Buddy, this is the first and only non-meme advice I will ever post, but seriously you will get rekt. Do some research before you move to options. You seriously must be underage b&.

>> No.17040951
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17040951

>>17040493
shorting is dangerous and could literally make you get into a debt you could never afford to pay in your lifetime. When you go long and it goes wrong you will simply lose the money you invested but when a short goes wrong it goes into a bottomless negative that could ruin you.

>> No.17040969

>>17040930
>When you go long you will simply lose the money
What does this mean? Can I "go" short and long term when shortin? If the stock goes to shit I get the moneys, no?

>get into a debt
How? I transfer my moneys to a brokerage and it roulettes itself, no?

>when a short goes wrong it goes into a bottomless negative
How?

>>17040937
Kay, dude, but help me understand. I'm not an idiot, just a noob.

>> No.17040984
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17040984

>>17040804
I used Belgium as an example, you should google your own country's name (unless you happen to live in Belgium). Of course you might find a brokerage that serves your country and Belgium also.

>In compete noob terms, this means that if I short an US stock with my yuropoor stocks through this Belgian brokerage (from my non-Belgian EU nation), I will get fucked how, exactly?
so there are two ways of shorting: literally shorting, and using options. Let's just talk about the literal kind of shorting.
When you short a stock, you are borrowing the stock from somebody else and then selling it to yet another somebody else.
You immediately get the money from selling the stock, but you're not any richer, because you still owe stock to the person you borrowed the stock from.
Additionally, you will have to pay interest to the person you borrowed the stock from, to compensate them for lending their stock to you.
The longer your short position remains open, the more interest you have to pay to the person who lent you the stock.
Hopefully, after a while the stock price has gone down, and you can close your short position by buying as much stock as you borrowed, but at a lower price. Then you give the stock back to the person you originally borrowed from.
You make a profit when you spend less money buying back the stock and paying interest for borrowing the stock than how much money you were paid when you first opened the short position by selling borrowed stock.
If you are in Europe, and if not many people are trading stock in American companies, then when you short the company, you will have to pay a higher interest rate for shorting the stock.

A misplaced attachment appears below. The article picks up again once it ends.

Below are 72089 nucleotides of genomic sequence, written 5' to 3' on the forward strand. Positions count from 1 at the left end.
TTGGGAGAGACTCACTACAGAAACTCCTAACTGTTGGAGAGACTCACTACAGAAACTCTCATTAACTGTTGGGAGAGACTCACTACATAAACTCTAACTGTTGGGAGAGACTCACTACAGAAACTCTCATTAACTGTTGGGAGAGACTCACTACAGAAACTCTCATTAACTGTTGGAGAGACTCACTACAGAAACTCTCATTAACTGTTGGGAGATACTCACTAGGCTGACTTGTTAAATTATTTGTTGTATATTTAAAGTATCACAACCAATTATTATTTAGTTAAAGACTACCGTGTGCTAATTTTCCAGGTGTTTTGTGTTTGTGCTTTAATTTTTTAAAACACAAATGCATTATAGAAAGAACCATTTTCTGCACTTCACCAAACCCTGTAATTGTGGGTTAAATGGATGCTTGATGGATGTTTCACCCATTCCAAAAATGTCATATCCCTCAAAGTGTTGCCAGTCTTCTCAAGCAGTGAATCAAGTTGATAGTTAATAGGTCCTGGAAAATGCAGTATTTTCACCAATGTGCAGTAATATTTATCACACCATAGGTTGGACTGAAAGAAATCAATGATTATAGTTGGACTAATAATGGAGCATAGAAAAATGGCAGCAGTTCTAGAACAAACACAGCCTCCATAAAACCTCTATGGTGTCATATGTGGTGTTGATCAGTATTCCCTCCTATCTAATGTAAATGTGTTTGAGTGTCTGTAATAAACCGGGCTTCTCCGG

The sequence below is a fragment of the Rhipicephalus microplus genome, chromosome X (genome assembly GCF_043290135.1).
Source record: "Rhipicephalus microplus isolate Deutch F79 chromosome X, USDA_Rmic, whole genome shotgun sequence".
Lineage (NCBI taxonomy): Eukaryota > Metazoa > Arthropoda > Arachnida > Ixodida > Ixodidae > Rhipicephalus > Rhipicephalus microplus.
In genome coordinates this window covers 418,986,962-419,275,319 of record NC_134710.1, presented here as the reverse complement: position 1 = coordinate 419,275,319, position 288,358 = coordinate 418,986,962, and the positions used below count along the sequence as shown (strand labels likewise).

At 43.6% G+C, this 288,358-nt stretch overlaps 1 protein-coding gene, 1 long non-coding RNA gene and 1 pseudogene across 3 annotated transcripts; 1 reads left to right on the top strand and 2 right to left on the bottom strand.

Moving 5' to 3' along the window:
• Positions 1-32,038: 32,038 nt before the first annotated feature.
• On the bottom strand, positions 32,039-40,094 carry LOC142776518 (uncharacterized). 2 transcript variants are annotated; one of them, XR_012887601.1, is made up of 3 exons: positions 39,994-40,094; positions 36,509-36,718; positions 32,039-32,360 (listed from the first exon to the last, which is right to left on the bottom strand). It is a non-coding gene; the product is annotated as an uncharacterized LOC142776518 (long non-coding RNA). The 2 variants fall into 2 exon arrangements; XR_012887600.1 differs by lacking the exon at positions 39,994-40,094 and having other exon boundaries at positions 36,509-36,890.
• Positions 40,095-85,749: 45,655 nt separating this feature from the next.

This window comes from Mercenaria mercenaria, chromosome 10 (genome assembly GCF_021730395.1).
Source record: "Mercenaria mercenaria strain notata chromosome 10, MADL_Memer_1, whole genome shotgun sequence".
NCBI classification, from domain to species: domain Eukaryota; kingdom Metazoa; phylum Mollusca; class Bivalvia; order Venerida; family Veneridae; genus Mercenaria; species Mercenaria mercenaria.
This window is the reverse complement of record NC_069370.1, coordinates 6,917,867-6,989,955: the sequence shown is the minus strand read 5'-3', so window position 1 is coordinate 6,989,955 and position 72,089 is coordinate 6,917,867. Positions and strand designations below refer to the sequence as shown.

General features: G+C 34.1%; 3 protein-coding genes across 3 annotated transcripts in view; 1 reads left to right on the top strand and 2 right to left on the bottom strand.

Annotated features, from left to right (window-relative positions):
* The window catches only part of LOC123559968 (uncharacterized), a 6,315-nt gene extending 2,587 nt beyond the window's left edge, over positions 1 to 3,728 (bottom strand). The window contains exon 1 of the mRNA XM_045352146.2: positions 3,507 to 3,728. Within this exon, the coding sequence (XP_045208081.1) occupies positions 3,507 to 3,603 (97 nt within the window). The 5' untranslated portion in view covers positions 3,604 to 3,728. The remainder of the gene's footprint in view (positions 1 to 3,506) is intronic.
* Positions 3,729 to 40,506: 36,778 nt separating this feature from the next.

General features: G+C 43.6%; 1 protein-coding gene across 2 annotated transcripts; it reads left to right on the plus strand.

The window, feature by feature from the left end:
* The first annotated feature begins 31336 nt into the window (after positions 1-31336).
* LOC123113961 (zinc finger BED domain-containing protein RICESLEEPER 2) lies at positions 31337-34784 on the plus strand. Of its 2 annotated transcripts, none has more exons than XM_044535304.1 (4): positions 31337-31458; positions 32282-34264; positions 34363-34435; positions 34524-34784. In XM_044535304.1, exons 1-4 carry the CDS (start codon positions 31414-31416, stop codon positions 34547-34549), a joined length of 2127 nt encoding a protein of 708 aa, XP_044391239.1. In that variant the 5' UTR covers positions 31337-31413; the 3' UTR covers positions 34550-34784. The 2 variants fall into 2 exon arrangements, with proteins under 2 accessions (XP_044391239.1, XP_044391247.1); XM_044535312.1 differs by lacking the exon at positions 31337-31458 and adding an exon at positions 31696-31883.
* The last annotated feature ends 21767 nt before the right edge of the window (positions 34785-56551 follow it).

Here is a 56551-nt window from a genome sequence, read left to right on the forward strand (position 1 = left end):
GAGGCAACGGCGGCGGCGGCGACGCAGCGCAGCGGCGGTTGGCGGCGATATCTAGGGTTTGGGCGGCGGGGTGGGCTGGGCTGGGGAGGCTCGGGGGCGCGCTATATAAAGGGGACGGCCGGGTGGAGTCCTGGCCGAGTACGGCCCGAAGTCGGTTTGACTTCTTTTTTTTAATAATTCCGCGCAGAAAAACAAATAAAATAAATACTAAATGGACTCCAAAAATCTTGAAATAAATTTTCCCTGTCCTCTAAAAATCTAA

>low liquidity
low liquidity just means "not a lot of people trading this stock"

hope that all makes sense anon

>> No.17040988

>>17040969
https://www.optionsprofitcalculator.com/calculator/long-put.html

Here is a rough calculator of your potential gains and losses. Do not use this calculator to actually invest, you will get rekt. If you aren't an idiot as you say, you should be able to figure out why this is a bad idea.

>> No.17041027
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17041027

>>17040969
>when a short goes wrong it goes into a bottomless negative. How?
[continuing on the explanation of how shorting works, from above]
if the stock price goes up after you short the stock, now you still owe the stock to the person who you borrowed from, but now to buy the stock you need to pay him back you will need to spend more money than what you received when you sold the borrowed stock. You're losing money.
Now imagine what happens if you short a company and then the stock price goes up 10x. There will not be enough money in your account to be able to buy back the stock that you owe to the person you borrowed it from. The brokerage will call you and tell you that you need to transfer more money into your account or else they are going to sue you.

>> No.17041049

>>17040984
Thank you for your effort post, anon.

>The longer your short position remains open, the more interest you have to pay to the person who lent you the stock. Hopefully, after a while the stock price has gone down, and you can close your short position by buying as much stock as you borrowed, but at a lower price. Then you give the stock back to the person you originally borrowed from.
This, in technical terms, means that if I short a burger stock that doesn't go to the shitter rather soon and drastically, I lose serious money, yes?

>If you are in Europe, and if not many people are trading stock in American companies, then when you short the company, you will have to pay a higher interest rate for shorting the stock.
How are interest rates determined? (Again, I'm not retarded, just noob.)

>> No.17041055
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17041055

>>17040988
Which one of these mean in human terms "to short?"

>> No.17041065

>>17041027
Thank you, makes sense.

>> No.17041102
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17041102

>>17041055
>Butterfly
>Diagonal sprd.
>Collar
>Strangle
>Naked
These are just kung fu styles.

>> No.17041111